A full four years after suicide bombers felled the World Trade Center, the site on which the mighty twin pillars of New York's Financial District once stood remains a vast, empty hole. The grand plans to build a sparkling edifice to demonstrate to the enemies of the United States that no force on earth can stifle the power of business in America have come to nothing.
A year ago, amid great pomp and patriotic fervour, George Pataki, governor of the state of New York, laid a black marble cornerstone to mark the start of the replacement "Freedom Tower", declaring it would be ready for occupation by September 2006. Still no date has been set for construction to begin. The giant chasm, three city blocks long, two blocks wide and six storeys deep, has become a morbid curiosity for tourists, who peer into the void as if it were the Grand Canyon, and for naturalists, eager to log the squatting species of flowers, plants and wild animals that have become the only occupants of Ground Zero.
Osama Bin Laden intended his assault on the twin towers to strike at the heart of materialism and cause consternation throughout the western world. What he could not have expected, however, was America's failure to rebuild the towers without delay, a setback that has exposed the United States at its most politically inept, cripplingly litigious and corrupt.
Argument over what should replace the towers began before the last body part was removed from the smouldering ruins. What everyone agreed was that the World Trade Center should be succeeded by another totem to US financial strength. Yet no one could agree on what to build, who should pay for it, how the victims should be remembered and, perhaps above all, who would be prepared to work in a tower designed to celebrate the boldness of the United States in the face of adversity.
Even ownership of the site was in doubt. Six weeks before the planes hit, the property magnate Larry Silverstein took a 99-year lease on the World Trade Center from the Port Authority of New York and New Jersey, the agency that built the complex in the 1970s. Once the towers fell, Silverstein came under pressure to cede ownership so the port authority could alone develop the site, which had acquired symbolic importance. He resisted, but had to continue paying full rent even though the buildings, along with thousands of his tenants, were a pile of pulverised, toxic rubble.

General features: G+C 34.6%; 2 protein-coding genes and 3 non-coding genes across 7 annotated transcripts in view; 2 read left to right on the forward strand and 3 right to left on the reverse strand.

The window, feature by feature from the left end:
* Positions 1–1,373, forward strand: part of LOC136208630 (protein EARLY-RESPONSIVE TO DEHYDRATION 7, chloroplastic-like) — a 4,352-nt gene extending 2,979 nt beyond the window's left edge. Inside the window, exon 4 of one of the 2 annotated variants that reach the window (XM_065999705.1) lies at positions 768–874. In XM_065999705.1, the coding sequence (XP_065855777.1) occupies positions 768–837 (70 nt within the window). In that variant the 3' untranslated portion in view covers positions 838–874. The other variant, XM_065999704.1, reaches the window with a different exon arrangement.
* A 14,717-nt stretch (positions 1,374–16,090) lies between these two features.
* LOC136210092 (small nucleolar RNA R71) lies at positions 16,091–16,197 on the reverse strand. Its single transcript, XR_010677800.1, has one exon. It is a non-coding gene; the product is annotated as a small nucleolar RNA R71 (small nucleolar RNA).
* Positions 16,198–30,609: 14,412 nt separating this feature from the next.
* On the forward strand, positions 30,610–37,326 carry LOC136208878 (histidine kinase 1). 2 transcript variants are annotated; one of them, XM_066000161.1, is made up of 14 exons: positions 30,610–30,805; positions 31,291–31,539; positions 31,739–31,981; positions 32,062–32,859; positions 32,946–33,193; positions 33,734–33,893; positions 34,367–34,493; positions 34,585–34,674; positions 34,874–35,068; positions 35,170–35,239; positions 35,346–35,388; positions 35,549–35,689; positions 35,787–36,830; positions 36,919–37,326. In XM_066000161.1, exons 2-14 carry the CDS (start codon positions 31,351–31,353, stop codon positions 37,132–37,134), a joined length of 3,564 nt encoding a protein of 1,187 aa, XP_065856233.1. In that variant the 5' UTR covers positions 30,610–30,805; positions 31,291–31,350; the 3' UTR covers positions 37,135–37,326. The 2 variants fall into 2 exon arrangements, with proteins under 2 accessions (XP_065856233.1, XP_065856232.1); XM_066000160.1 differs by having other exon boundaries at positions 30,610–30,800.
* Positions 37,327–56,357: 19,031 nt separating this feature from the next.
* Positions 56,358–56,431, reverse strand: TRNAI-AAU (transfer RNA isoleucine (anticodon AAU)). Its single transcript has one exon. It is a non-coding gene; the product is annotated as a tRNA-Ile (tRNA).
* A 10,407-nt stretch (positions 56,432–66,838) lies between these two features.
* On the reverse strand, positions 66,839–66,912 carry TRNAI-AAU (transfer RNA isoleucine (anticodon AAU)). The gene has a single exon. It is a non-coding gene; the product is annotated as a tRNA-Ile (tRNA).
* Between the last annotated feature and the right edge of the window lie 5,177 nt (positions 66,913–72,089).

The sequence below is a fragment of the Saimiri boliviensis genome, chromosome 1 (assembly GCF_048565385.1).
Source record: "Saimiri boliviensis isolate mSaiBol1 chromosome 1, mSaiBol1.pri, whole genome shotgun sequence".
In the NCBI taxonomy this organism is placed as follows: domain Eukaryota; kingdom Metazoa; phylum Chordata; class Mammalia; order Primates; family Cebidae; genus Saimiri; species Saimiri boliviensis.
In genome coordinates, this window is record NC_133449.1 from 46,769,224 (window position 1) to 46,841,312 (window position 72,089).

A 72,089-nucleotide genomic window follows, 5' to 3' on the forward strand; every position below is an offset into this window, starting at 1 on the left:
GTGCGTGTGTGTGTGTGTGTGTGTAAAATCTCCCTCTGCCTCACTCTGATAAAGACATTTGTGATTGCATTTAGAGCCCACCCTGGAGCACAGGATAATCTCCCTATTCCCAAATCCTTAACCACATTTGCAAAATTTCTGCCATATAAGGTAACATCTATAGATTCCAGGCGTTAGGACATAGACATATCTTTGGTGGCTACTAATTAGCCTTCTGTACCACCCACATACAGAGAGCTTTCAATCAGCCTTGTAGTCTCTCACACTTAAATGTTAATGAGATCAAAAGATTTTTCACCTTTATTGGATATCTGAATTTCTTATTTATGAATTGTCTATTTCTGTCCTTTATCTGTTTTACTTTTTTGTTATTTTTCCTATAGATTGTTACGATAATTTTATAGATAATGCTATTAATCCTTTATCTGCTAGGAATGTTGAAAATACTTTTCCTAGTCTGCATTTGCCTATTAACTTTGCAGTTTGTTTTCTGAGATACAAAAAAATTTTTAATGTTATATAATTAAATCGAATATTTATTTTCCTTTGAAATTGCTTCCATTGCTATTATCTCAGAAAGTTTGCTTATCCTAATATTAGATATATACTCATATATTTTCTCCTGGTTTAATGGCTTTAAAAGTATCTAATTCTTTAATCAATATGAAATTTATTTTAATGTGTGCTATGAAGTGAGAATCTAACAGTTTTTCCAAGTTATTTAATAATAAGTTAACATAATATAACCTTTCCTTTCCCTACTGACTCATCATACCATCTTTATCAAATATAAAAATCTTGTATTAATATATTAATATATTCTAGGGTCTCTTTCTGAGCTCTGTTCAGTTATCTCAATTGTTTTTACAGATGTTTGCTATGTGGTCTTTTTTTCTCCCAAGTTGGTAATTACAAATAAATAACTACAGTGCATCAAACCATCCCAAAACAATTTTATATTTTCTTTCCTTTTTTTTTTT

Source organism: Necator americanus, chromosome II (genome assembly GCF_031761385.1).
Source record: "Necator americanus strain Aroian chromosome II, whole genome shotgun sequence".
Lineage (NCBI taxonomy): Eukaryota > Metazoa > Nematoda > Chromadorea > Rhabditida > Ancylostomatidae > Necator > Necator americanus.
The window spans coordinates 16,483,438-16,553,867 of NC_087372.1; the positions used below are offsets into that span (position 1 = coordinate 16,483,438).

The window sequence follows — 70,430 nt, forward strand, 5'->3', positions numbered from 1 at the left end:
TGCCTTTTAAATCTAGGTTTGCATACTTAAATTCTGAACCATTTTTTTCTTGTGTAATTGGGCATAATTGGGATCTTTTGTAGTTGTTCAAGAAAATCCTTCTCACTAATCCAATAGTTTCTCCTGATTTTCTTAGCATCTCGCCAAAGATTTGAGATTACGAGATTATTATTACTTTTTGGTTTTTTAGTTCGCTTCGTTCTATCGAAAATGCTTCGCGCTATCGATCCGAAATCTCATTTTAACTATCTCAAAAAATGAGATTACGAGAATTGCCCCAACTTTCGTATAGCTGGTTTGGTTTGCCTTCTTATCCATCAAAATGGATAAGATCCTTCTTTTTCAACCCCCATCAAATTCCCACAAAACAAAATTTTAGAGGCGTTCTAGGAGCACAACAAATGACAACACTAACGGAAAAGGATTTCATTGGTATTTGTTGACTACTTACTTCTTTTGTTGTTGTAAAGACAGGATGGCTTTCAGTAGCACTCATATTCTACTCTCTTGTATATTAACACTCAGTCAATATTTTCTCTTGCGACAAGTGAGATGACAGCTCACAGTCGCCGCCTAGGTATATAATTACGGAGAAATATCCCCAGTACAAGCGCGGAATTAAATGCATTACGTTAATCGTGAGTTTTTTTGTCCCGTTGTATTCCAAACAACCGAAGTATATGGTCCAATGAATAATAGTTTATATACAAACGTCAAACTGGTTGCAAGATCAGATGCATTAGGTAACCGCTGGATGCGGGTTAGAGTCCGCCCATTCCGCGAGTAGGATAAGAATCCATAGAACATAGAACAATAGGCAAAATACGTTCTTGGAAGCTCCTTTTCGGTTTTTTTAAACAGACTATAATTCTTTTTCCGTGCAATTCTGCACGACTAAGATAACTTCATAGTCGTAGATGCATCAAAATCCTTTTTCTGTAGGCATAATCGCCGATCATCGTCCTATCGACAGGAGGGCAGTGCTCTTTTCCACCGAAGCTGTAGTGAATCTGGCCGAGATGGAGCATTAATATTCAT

Silverstein was confident he could cover the cost of rebuilding because he had taken out elaborate insurance. The insurers, however, were determined to minimise their liability. They disputed Silverstein's account: he insisted there had been two separate attacks on two separate towers; no, no, the insurers argued, it was one attack on a single building complex. It would take more than three years and millions of dollars in legal fees before a jury decided in Silverstein's favour.
Eager to get building, Silverstein was resigned to being burdened with costly and time-wasting demands. He agreed that there should be a memorial to the dead and a new cultural building, as long as he was allowed to replace the office space and the shopping mall hidden under the World Trade Center plaza. He then stood back and watched as politicians took centre stage. For many, the rebuilding at Ground Zero was less about national honour than about leaving a lasting monument to themselves.